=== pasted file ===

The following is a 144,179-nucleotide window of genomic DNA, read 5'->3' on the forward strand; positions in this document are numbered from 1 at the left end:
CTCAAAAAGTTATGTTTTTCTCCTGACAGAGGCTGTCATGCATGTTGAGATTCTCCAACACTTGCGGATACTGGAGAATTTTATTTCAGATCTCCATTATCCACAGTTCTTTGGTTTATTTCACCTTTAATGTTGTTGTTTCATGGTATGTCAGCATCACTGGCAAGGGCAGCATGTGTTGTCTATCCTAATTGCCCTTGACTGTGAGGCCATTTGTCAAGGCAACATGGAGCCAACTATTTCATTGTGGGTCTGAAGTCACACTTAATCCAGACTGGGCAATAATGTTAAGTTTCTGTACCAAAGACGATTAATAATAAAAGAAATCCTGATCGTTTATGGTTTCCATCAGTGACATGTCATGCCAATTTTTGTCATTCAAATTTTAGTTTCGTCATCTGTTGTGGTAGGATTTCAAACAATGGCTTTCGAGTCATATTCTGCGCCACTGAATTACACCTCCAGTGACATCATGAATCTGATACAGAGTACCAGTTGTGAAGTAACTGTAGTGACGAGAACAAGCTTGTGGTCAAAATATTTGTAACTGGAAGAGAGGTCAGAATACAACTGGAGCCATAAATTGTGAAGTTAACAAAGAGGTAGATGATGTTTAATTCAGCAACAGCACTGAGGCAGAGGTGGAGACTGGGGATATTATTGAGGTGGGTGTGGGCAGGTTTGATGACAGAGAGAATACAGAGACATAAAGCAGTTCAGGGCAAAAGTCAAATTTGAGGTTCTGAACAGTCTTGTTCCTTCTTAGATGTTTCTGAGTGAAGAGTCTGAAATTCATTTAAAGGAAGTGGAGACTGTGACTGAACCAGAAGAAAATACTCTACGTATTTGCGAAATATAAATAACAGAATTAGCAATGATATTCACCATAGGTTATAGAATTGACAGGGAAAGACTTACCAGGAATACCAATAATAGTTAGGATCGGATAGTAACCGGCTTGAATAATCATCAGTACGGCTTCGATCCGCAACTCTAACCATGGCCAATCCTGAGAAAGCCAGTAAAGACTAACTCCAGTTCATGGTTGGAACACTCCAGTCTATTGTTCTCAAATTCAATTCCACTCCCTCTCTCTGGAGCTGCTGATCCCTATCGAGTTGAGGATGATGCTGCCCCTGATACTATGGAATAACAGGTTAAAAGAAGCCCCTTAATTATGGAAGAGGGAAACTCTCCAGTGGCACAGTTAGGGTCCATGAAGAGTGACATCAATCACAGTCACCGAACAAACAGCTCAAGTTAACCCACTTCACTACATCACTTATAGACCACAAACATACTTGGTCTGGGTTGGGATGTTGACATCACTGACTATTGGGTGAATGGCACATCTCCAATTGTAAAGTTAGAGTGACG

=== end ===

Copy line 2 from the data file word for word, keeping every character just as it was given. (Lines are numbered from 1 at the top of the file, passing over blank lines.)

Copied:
CTCAAAAAGTTATGTTTTTCTCCTGACAGAGGCTGTCATGCATGTTGAGATTCTCCAACACTTGCGGATACTGGAGAATTTTATTTCAGATCTCCATTATCCACAGTTCTTTGGTTTATTTCACCTTTAATGTTGTTGTTTCATGGTATGTCAGCATCACTGGCAAGGGCAGCATGTGTTGTCTATCCTAATTGCCCTTGACTGTGAGGCCATTTGTCAAGGCAACATGGAGCCAACTATTTCATTGTGGGTCTGAAGTCACACTTAATCCAGACTGGGCAATAATGTTAAGTTTCTGTACCAAAGACGATTAATAATAAAAGAAATCCTGATCGTTTATGGTTTCCATCAGTGACATGTCATGCCAATTTTTGTCATTCAAATTTTAGTTTCGTCATCTGTTGTGGTAGGATTTCAAACAATGGCTTTCGAGTCATATTCTGCGCCACTGAATTACACCTCCAGTGACATCATGAATCTGATACAGAGTACCAGTTGTGAAGTAACTGTAGTGACGAGAACAAGCTTGTGGTCAAAATATTTGTAACTGGAAGAGAGGTCAGAATACAACTGGAGCCATAAATTGTGAAGTTAACAAAGAGGTAGATGATGTTTAATTCAGCAACAGCACTGAGGCAGAGGTGGAGACTGGGGATATTATTGAGGTGGGTGTGGGCAGGTTTGATGACAGAGAGAATACAGAGACATAAAGCAGTTCAGGGCAAAAGTCAAATTTGAGGTTCTGAACAGTCTTGTTCCTTCTTAGATGTTTCTGAGTGAAGAGTCTGAAATTCATTTAAAGGAAGTGGAGACTGTGACTGAACCAGAAGAAAATACTCTACGTATTTGCGAAATATAAATAACAGAATTAGCAATGATATTCACCATAGGTTATAGAATTGACAGGGAAAGACTTACCAGGAATACCAATAATAGTTAGGATCGGATAGTAACCGGCTTGAATAATCATCAGTACGGCTTCGATCCGCAACTCTAACCATGGCCAATCCTGAGAAAGCCAGTAAAGACTAACTCCAGTTCATGGTTGGAACACTCCAGTCTATTGTTCTCAAATTCAATTCCACTCCCTCTCTCTGGAGCTGCTGATCCCTATCGAGTTGAGGATGATGCTGCCCCTGATACTATGGAATAACAGGTTAAAAGAAGCCCCTTAATTATGGAAGAGGGAAACTCTCCAGTGGCACAGTTAGGGTCCATGAAGAGTGACATCAATCACAGTCACCGAACAAACAGCTCAAGTTAACCCACTTCACTACATCACTTATAGACCACAAACATACTTGGTCTGGGTTGGGATGTTGACATCACTGACTATTGGGTGAATGGCACATCTCCAATTGTAAAGTTAGAGTGACG